The purpose of this research is two-fold: to challenge the assumption that personal digital archiving only occurs when individuals use personally owned devices and to fill a gap in current personal digital archiving research by including public library users who use public access computers. Very little current research exists using qualitative approaches to studying public libraries and almost no research studies examine how the environment of the public library shapes internet access or personal digital archiving.
The research contributes to theory through the introduction of the concept of migratory archiving. I will define and provide suggestions to resolve the privacy paradox in libraries. Another theoretical contribution of this dissertation is the application of critical realist theory to public libraries and the extension of the Transformational Model of Social Activity (TMSA) as envisioned by Bhaskar (1978, 1979, 1986, 1993, 2010) to include objects, specifically public access computers.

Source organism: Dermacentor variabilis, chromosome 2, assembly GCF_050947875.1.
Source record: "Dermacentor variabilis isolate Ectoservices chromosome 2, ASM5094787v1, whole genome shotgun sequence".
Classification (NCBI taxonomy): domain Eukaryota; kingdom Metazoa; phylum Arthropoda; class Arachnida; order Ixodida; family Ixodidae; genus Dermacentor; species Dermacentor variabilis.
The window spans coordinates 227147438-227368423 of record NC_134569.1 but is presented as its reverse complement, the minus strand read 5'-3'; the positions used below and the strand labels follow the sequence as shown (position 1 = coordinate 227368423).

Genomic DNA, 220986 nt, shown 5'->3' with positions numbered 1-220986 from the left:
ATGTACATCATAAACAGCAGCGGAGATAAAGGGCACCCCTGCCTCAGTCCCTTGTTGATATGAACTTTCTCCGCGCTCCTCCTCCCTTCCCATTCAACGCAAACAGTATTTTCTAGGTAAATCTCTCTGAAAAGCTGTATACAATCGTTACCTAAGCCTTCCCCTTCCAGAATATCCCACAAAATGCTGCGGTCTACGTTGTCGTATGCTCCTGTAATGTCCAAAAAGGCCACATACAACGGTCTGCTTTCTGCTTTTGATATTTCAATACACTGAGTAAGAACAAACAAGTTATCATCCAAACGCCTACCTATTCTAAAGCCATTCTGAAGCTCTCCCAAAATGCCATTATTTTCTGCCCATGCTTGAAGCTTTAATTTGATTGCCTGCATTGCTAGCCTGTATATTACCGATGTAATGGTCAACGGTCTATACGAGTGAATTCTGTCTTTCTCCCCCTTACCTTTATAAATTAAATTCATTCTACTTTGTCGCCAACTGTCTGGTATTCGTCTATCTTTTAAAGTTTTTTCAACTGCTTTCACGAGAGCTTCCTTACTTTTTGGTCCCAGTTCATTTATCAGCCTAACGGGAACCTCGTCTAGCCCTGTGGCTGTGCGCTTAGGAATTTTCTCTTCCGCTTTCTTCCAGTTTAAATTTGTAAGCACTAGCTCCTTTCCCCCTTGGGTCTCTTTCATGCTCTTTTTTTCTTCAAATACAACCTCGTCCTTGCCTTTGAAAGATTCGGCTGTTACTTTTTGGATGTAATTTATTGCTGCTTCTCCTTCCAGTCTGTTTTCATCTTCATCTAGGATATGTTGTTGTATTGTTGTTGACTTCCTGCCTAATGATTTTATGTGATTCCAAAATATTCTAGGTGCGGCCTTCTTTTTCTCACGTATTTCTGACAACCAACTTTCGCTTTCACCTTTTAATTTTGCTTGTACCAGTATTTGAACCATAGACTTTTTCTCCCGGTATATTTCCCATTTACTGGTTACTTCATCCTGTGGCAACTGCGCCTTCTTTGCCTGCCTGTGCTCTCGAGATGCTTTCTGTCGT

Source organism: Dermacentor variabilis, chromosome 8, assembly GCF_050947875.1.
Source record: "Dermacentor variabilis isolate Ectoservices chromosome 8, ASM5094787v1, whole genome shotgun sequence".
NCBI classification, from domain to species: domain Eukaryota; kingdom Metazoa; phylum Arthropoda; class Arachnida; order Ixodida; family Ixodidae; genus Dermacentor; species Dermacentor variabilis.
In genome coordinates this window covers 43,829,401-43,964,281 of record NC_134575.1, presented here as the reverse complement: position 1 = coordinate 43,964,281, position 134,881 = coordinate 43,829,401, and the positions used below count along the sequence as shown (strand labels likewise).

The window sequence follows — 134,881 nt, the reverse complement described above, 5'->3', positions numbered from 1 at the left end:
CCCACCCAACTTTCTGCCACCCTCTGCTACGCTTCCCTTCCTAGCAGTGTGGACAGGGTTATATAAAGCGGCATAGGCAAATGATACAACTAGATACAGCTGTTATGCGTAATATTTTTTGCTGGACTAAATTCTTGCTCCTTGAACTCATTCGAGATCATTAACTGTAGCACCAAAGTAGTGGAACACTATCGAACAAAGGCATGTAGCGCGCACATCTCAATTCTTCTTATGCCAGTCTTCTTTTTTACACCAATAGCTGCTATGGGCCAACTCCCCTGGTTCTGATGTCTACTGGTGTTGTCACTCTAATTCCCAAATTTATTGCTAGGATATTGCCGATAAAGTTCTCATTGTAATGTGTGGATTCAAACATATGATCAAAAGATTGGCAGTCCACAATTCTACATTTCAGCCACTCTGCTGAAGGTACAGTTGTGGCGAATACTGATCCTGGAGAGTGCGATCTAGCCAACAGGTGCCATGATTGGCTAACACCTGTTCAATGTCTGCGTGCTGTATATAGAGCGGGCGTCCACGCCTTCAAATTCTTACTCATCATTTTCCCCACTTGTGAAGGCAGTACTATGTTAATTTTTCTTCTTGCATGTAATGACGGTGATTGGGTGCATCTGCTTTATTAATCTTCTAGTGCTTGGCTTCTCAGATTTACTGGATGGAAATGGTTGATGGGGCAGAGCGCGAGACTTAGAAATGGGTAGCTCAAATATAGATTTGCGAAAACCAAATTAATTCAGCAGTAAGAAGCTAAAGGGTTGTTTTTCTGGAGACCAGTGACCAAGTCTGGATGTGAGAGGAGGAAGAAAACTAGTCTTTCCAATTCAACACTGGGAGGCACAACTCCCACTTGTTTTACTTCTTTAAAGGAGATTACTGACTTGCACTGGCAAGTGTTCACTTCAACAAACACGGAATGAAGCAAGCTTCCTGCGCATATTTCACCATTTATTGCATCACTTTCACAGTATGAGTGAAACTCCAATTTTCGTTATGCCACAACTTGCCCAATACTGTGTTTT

Through investigation of two case study locations in New York State, the research describes the current status of Internet Use and Acceptable Use Policies across the state and the status of personal digital archiving by public access computer users in libraries. This dissertation also defines and analyzes structures—including library policies and procedures—shaping technology access and personal digital archiving in public libraries.
|Advisor:||Eppard, Philip B.|
|Commitee:||Bencherki, Nicolas, Sinn, Donghee|
|School:||State University of New York at Albany|
|School Location:||United States -- New York|
|Source:||DAI-A 78/10(E), Dissertation Abstracts International|
|Subjects:||Library science, Social structure, Information science|
|Keywords:||Archives, Internet access, Public libraries, Technology, Transformational Model of Social Activity|
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